How do these 150 "village" ties compare to online ties?
Not all types of social ties are created equal. Oxford evolutionary psychologist Robin Dunbar posits 150 as the maximum number of meaningful relationships that the human brain can manage. We know from our own lives there are only so many people that you can invest in that way, that you can call and invite to dinner or check in on when sick.
Read more HERE

Reading actual books may be good for you!

Science Has Great News for People Who Read Actual Books

Read an excerpt below, and read the whole article HERE
It's no secret that reading is good for you. Just six minutes of reading is enough to reduce stress by 68%, and numerous studies have shown that reading keeps your brain functioning effectively as you age. One study even found that elderly individuals who read regularly are 2.5 times less likely to develop Alzheimer's than their peers. But not all forms of reading are created equal.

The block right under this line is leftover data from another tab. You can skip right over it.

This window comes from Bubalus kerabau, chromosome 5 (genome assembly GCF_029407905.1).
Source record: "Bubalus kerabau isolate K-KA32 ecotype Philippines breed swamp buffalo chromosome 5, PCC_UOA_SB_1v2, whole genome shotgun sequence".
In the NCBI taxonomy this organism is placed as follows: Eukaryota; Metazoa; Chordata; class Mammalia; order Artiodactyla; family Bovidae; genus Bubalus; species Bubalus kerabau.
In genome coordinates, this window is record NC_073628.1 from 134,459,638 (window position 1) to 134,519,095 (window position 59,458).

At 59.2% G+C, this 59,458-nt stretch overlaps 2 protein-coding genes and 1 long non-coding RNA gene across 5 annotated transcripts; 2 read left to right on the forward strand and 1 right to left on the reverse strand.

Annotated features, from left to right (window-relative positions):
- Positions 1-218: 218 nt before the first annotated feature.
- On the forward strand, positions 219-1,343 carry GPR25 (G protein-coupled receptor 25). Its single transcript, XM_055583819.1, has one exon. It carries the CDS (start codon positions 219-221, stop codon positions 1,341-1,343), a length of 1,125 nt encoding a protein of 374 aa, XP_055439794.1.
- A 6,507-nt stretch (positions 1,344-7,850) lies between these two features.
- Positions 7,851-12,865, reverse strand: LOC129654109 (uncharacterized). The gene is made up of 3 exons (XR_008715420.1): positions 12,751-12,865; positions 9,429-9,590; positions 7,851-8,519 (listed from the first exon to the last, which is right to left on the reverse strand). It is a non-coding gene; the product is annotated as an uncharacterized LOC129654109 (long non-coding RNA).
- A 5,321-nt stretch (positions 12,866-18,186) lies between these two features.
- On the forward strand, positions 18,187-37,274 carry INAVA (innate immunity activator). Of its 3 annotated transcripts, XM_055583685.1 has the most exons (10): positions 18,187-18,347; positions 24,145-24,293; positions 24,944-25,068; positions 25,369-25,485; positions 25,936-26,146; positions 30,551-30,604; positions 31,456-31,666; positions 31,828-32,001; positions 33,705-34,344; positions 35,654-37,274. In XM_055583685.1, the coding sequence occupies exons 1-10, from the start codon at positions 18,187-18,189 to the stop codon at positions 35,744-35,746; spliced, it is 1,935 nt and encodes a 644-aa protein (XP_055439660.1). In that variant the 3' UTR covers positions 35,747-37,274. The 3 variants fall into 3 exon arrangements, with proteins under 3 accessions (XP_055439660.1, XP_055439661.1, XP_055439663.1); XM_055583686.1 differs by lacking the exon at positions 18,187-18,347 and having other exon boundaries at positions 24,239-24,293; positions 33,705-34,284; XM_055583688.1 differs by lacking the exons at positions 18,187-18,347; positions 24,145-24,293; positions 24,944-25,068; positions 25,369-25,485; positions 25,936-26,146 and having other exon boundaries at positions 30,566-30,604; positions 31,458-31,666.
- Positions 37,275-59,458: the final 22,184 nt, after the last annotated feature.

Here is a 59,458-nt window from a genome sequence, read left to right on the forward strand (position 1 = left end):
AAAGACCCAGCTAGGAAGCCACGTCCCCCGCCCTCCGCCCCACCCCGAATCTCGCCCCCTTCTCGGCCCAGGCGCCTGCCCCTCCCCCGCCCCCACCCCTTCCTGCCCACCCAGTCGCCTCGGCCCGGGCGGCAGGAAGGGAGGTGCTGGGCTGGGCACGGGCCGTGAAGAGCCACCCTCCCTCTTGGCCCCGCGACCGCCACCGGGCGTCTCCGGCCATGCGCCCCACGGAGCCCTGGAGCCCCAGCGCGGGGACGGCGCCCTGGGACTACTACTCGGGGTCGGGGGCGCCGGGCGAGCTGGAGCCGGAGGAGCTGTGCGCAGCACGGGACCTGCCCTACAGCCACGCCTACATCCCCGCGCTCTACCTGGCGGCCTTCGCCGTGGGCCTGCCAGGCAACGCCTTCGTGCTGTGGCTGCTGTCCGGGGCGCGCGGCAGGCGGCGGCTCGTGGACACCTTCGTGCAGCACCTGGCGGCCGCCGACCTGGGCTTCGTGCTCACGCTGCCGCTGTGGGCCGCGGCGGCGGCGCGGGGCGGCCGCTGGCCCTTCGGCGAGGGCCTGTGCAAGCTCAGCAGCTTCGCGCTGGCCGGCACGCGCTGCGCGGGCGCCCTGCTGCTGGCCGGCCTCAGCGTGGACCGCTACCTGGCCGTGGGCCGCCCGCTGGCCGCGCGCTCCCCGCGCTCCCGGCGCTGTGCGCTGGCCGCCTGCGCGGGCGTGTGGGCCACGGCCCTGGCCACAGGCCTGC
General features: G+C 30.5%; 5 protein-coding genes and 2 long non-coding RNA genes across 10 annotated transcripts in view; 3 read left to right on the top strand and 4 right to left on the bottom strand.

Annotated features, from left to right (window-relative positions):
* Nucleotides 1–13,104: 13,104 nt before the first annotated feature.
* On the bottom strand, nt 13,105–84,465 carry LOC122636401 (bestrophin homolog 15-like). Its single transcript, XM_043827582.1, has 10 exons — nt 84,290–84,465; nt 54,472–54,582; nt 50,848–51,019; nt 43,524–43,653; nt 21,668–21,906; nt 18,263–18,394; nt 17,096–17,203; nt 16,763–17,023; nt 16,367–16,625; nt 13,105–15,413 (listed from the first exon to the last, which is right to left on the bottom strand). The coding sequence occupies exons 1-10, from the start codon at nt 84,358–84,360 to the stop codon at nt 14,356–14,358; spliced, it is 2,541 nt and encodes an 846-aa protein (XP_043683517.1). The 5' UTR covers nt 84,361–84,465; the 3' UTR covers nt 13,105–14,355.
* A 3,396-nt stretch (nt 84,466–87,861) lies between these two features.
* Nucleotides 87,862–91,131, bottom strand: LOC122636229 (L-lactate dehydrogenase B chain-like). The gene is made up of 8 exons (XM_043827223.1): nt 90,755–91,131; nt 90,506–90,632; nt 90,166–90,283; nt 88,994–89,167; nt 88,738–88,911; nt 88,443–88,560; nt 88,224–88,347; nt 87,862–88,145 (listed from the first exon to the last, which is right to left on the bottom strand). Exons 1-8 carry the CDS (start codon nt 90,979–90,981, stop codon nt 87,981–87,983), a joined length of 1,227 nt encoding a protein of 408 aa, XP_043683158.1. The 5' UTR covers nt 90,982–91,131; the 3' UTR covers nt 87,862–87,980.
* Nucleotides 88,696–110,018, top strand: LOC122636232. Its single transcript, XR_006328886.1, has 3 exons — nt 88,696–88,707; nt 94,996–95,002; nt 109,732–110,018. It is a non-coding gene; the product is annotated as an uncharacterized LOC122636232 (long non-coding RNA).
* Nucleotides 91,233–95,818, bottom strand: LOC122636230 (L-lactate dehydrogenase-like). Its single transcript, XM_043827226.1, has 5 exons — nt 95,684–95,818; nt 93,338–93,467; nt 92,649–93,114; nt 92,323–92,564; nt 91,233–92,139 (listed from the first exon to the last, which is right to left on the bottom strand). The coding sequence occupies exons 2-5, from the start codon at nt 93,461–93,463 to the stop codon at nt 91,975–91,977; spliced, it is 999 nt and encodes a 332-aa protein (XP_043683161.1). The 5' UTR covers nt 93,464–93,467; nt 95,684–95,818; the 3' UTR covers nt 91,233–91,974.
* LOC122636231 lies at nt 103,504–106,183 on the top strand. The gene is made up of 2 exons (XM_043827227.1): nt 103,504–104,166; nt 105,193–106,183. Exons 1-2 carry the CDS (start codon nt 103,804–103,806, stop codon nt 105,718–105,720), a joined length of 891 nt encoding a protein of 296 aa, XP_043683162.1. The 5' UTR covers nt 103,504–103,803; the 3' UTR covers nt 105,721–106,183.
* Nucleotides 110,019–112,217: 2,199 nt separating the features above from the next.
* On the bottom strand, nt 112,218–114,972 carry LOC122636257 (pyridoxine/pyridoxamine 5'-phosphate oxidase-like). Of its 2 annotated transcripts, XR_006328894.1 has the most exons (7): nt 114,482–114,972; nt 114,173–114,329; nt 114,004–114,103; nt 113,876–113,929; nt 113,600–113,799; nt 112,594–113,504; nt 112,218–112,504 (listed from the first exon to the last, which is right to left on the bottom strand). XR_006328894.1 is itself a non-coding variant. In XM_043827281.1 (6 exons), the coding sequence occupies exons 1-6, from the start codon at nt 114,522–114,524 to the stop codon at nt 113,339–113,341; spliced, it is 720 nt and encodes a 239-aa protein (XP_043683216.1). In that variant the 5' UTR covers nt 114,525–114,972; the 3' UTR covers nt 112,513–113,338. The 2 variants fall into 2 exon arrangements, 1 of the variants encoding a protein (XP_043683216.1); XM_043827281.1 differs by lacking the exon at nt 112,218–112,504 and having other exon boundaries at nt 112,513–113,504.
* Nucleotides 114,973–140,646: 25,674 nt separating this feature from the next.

The debate between paper books and e-readers has been vicious since the first Kindle came out in 2007. Most arguments have been about the sentimental versus the practical, between people who prefer how paper pages feel in their hands and people who argue for the practicality of e-readers. But now science has weighed in, and the studies are on the side of paper books. 
Reading in print helps with comprehension. 
A 2014 study found that readers of a short mystery story on a Kindle were significantly worse at remembering the order of events than those who read the same story in paperback. Lead researcher Anne Mangen of Norway's Stavanger University concluded that "the haptic and tactile feedback of a Kindle does not provide the same support for mental reconstruction of a story as a print pocket book does."
Our brains were not designed for reading, but have adapted and created new circuits to understand letters and texts. The brain reads by constructing a mental representation of the text based on the placement of the page in the book and the word on the page.